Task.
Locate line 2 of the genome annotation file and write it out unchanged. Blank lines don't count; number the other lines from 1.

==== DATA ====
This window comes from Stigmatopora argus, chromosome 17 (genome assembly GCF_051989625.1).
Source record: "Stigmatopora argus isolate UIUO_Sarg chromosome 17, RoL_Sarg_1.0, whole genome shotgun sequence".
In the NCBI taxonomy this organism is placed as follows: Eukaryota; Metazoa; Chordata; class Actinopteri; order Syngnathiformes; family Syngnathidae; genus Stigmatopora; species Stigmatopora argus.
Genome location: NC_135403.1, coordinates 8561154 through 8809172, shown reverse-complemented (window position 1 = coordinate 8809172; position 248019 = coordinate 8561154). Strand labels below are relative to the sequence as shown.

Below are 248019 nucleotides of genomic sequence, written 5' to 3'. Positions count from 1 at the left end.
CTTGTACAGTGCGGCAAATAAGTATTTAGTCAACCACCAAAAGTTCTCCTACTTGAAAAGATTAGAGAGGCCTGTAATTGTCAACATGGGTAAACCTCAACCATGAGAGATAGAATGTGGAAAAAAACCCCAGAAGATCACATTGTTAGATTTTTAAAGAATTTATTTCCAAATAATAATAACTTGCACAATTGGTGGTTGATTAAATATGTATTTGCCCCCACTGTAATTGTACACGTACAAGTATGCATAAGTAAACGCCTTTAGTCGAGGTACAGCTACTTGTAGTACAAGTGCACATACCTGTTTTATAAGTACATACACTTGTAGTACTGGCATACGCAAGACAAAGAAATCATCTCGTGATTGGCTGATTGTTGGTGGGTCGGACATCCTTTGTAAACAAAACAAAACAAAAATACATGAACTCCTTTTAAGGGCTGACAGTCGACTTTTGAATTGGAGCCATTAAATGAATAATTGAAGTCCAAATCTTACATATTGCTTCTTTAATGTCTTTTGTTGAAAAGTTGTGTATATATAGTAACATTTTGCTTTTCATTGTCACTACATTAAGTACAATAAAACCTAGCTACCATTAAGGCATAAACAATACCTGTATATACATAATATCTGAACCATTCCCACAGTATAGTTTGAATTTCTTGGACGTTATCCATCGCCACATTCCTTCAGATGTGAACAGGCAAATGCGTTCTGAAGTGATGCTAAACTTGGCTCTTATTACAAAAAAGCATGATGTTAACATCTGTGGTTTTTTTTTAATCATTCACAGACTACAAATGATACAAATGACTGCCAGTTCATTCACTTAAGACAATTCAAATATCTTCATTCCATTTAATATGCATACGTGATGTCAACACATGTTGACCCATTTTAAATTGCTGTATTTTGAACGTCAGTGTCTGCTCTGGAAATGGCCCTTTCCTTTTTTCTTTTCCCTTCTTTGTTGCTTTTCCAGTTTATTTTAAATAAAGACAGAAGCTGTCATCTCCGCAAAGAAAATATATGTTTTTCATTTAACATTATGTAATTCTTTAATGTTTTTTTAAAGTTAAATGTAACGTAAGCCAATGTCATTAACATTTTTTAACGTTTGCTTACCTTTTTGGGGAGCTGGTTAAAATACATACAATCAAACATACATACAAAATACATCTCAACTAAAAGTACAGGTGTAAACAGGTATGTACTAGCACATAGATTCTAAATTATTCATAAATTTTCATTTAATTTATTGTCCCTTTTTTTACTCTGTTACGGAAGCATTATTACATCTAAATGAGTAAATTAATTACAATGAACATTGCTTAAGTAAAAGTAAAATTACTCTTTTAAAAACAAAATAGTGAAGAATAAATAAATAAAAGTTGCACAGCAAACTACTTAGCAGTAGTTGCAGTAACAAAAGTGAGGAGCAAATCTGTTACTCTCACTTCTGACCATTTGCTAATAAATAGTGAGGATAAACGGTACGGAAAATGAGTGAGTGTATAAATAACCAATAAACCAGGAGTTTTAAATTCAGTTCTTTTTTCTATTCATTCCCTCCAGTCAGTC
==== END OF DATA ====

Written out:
Source record: "Stigmatopora argus isolate UIUO_Sarg chromosome 17, RoL_Sarg_1.0, whole genome shotgun sequence".